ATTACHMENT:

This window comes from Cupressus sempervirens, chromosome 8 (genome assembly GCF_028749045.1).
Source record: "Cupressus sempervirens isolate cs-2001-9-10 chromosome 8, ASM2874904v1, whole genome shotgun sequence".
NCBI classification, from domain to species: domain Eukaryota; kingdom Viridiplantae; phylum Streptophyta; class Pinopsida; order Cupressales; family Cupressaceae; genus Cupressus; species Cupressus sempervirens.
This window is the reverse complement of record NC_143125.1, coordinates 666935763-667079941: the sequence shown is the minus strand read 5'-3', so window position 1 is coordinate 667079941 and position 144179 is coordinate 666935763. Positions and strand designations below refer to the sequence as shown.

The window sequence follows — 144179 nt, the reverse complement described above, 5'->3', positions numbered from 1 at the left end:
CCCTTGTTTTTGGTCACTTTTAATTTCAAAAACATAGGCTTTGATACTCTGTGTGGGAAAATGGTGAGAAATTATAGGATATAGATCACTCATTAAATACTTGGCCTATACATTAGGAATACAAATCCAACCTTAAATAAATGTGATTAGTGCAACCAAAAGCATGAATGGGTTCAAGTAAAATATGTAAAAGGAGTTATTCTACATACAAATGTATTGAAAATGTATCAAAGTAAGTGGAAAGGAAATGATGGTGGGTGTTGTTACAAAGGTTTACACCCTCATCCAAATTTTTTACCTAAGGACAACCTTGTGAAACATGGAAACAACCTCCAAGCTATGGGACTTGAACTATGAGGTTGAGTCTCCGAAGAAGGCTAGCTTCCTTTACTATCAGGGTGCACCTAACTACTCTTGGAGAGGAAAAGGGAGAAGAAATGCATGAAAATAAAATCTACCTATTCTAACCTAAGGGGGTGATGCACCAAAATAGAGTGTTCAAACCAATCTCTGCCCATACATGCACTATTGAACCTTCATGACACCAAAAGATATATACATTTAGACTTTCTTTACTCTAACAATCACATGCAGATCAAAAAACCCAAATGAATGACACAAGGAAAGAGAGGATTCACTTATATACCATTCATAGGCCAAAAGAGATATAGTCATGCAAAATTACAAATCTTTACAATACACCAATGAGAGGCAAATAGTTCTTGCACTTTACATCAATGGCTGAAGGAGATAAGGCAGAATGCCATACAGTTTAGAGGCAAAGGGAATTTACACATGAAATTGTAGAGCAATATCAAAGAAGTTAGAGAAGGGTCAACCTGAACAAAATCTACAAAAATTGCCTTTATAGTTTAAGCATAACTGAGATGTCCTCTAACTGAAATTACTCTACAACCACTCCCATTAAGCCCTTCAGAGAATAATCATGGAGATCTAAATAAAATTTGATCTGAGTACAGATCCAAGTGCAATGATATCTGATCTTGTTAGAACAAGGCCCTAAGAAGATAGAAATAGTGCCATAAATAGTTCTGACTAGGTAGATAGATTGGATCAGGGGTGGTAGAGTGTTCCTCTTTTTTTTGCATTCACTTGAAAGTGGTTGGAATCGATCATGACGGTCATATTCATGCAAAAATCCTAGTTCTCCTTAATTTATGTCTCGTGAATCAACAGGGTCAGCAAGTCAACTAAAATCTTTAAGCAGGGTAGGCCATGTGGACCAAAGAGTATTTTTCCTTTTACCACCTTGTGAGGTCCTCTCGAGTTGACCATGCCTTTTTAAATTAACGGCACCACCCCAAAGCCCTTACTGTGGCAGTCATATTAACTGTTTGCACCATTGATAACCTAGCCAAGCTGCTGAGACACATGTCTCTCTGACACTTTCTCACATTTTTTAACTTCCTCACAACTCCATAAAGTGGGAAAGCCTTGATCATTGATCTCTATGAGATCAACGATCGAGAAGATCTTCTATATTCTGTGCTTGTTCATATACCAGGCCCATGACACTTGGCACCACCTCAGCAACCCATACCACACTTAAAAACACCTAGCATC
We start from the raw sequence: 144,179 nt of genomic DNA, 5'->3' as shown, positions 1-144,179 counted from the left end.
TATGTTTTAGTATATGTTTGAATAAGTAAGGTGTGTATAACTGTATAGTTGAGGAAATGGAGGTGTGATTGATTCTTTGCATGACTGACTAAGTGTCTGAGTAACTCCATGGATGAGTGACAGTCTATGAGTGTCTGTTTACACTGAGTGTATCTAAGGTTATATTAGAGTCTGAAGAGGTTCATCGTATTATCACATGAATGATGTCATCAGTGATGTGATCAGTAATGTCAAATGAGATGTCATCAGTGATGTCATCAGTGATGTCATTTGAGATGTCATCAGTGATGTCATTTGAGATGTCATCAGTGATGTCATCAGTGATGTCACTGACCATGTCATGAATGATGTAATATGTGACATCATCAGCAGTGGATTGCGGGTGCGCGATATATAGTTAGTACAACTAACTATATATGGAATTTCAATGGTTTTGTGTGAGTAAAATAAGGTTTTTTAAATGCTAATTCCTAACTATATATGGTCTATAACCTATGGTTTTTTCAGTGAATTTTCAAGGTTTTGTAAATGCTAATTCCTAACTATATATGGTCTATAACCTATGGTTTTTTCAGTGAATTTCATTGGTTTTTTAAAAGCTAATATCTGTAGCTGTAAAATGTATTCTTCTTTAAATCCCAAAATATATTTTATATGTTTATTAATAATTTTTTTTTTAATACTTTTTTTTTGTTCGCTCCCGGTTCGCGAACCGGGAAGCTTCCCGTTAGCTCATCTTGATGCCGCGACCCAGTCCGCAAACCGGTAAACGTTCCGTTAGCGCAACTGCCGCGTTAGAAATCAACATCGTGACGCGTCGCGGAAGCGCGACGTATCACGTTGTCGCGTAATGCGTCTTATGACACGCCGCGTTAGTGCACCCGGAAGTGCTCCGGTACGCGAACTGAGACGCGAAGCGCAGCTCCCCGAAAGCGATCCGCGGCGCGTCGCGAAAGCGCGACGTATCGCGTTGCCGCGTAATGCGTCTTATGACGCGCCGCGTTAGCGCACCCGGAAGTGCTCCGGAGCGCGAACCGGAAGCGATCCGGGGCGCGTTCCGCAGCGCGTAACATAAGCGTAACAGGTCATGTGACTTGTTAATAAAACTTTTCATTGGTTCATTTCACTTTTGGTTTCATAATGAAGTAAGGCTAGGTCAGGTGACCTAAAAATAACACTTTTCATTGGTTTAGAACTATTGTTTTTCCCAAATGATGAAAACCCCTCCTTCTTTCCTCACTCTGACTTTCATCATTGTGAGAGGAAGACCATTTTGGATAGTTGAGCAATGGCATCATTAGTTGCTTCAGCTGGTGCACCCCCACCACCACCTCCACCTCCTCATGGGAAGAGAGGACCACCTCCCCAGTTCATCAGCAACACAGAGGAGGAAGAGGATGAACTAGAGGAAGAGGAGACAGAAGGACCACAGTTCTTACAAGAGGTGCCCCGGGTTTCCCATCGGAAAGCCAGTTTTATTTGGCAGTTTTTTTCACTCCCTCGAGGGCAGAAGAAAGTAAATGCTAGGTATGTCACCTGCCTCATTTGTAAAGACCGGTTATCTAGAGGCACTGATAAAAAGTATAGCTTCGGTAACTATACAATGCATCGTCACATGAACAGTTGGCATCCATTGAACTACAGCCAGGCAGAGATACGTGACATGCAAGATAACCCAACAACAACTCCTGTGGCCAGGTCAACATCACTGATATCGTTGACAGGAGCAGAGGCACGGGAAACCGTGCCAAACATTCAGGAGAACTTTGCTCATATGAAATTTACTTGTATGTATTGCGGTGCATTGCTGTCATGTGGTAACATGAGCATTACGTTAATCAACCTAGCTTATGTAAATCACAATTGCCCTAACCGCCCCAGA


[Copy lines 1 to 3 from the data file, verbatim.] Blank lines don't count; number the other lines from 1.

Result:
This window comes from Cupressus sempervirens, chromosome 8 (genome assembly GCF_028749045.1).
Source record: "Cupressus sempervirens isolate cs-2001-9-10 chromosome 8, ASM2874904v1, whole genome shotgun sequence".
NCBI classification, from domain to species: domain Eukaryota; kingdom Viridiplantae; phylum Streptophyta; class Pinopsida; order Cupressales; family Cupressaceae; genus Cupressus; species Cupressus sempervirens.